• The Screening Check was designed and constructed “to confirm that all children have learned phonic decoding to an age-appropriate standard. Children who have not reached this level should receive extra support from their school to
      ensure they can improve their decoding skills, and will then have the opportunity to retake the phonics screening check.”

      The Check “does what it says on the tin.” If there is any question about the reliability of the results for an individual child, there are now four “parallel forms” of the Check from previous administrations that can be used to remove any doubt that child needs “extra support.”

      The “dodgy” considerations do not reside in the Check. They concern the instruction the children who don’t pass the Check are receiving. This “long tail” of the distribution includes 19% of students in Yr 1 and 9% in Yr 2. The wide variation reported among LEA’s and the fact that numerous schools enrolling “deprived” children are teaching “all” children successfully indicates that it’s “in the instruction,” not in the kids, the teachers, or the water.”

      Unwarranted objections to the Check mis-direct attention away from investigation of the protocols and products being used in instruction. All schools and teachers “know what they are doing” and are very willing to tell anyone who asks. The methodology for sorting out the effective and ineffective products and protocols is easy and inexpensive. The potential results of such investigation threaten those at the top of the EdChain (those who are opposing the Check) rather than the teachers and students at the bottom of the Chain who find the Check “no problem.” How long it will take before this is recognized and the matter sorted out is anyone’s best guess.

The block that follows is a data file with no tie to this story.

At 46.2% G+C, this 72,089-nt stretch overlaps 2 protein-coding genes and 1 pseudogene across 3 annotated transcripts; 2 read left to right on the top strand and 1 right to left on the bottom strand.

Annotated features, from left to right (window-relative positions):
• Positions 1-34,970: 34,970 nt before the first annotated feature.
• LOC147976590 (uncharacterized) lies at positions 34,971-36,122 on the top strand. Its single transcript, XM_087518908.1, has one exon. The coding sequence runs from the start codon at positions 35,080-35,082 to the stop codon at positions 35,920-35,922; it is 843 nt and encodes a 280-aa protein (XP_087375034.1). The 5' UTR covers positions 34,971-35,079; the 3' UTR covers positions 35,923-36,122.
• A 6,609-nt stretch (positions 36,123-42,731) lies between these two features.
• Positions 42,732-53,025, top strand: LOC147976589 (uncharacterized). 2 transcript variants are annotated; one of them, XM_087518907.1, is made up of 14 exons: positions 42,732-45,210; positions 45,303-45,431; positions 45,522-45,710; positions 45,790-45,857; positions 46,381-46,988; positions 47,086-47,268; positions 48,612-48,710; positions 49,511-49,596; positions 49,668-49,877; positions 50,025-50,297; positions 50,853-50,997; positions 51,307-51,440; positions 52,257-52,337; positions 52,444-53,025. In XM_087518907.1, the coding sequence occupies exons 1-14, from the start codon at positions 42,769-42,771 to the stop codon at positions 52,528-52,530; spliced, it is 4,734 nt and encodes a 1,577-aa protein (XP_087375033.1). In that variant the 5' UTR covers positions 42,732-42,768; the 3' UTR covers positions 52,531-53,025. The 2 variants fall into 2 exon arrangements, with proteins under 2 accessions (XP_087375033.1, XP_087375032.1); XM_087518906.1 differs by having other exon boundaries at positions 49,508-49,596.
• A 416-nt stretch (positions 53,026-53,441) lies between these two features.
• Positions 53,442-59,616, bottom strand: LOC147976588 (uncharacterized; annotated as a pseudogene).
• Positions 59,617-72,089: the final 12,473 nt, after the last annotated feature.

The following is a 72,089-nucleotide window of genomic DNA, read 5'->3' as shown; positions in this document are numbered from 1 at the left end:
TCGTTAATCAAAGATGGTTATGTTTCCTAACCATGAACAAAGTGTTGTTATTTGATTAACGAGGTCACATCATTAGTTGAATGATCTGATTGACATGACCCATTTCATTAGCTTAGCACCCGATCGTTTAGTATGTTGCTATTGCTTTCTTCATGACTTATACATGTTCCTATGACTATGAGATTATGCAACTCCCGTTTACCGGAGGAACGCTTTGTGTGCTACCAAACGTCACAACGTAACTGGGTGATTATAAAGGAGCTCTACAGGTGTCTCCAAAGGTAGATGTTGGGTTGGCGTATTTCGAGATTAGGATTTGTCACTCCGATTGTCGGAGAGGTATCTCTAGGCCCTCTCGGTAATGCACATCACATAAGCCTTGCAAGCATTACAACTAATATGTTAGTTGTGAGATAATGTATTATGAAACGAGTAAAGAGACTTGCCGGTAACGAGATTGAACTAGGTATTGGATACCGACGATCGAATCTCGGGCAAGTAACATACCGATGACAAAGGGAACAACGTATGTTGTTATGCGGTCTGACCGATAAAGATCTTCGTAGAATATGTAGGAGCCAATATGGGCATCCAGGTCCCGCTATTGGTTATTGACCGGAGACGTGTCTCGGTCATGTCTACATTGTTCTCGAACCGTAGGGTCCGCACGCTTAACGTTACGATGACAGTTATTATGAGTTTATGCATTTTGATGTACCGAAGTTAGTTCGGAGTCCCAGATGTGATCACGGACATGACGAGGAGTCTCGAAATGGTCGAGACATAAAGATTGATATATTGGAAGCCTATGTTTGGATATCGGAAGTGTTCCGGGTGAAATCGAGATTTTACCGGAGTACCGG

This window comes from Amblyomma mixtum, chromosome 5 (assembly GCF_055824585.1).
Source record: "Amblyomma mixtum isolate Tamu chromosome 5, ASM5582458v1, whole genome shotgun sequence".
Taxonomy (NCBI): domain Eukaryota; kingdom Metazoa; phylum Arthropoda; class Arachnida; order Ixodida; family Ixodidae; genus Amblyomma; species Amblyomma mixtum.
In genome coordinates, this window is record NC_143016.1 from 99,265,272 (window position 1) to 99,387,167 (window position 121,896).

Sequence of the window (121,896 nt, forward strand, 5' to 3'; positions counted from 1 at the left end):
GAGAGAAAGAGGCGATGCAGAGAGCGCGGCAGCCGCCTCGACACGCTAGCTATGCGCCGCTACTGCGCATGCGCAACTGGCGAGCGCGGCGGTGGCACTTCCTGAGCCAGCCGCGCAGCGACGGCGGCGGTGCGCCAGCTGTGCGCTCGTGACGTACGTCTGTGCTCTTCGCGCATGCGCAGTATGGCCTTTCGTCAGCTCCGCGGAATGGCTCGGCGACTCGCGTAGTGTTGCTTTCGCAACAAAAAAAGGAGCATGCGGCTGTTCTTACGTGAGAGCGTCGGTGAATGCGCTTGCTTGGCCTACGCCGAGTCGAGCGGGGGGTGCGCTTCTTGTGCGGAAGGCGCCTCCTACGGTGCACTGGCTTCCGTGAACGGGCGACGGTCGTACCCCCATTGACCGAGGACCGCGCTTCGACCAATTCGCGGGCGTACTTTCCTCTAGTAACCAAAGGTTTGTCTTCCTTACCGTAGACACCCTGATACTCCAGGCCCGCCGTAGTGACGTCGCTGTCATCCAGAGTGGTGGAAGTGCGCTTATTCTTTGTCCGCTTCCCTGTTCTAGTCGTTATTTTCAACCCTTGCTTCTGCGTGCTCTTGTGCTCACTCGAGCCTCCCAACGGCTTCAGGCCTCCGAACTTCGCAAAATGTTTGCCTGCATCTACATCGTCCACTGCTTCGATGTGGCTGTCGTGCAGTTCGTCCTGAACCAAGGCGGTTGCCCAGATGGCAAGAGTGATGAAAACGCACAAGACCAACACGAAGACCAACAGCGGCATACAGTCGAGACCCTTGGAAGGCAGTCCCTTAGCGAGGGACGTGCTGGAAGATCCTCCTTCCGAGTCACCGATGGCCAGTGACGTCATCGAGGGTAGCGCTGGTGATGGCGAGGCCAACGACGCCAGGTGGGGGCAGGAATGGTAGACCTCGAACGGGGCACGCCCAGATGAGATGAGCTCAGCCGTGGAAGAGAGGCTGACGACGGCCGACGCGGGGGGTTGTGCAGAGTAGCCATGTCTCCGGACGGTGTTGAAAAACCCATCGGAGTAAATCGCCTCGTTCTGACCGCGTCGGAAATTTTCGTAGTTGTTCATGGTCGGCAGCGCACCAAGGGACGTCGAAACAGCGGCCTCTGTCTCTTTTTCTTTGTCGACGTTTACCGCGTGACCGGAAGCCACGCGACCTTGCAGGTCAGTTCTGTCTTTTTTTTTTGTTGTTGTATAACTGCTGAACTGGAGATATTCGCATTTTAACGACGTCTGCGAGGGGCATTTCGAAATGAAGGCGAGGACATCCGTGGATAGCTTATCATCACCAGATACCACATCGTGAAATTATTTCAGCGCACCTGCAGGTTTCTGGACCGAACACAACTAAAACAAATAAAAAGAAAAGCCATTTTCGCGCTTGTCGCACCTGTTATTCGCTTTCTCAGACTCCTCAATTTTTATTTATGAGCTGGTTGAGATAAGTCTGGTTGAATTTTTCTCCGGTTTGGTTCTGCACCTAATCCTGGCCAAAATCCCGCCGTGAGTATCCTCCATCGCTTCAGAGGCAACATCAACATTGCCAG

• It’s right that teachers assess pupils’ reading ability. As you say, literacy is fundamentally important. This should be going on all the time. But it should be done when appropriate and not wait for a government-mandated decoding check.
      The teaching of reading is ultimately the responsibility of teachers. It is not up to politicians to promote or fund their pet programmes. It’s up to professionals to decide what is appropriate for their children. A DfE commissioned report in 2014 (not widely reported) found teachers were combining phonics with other methods.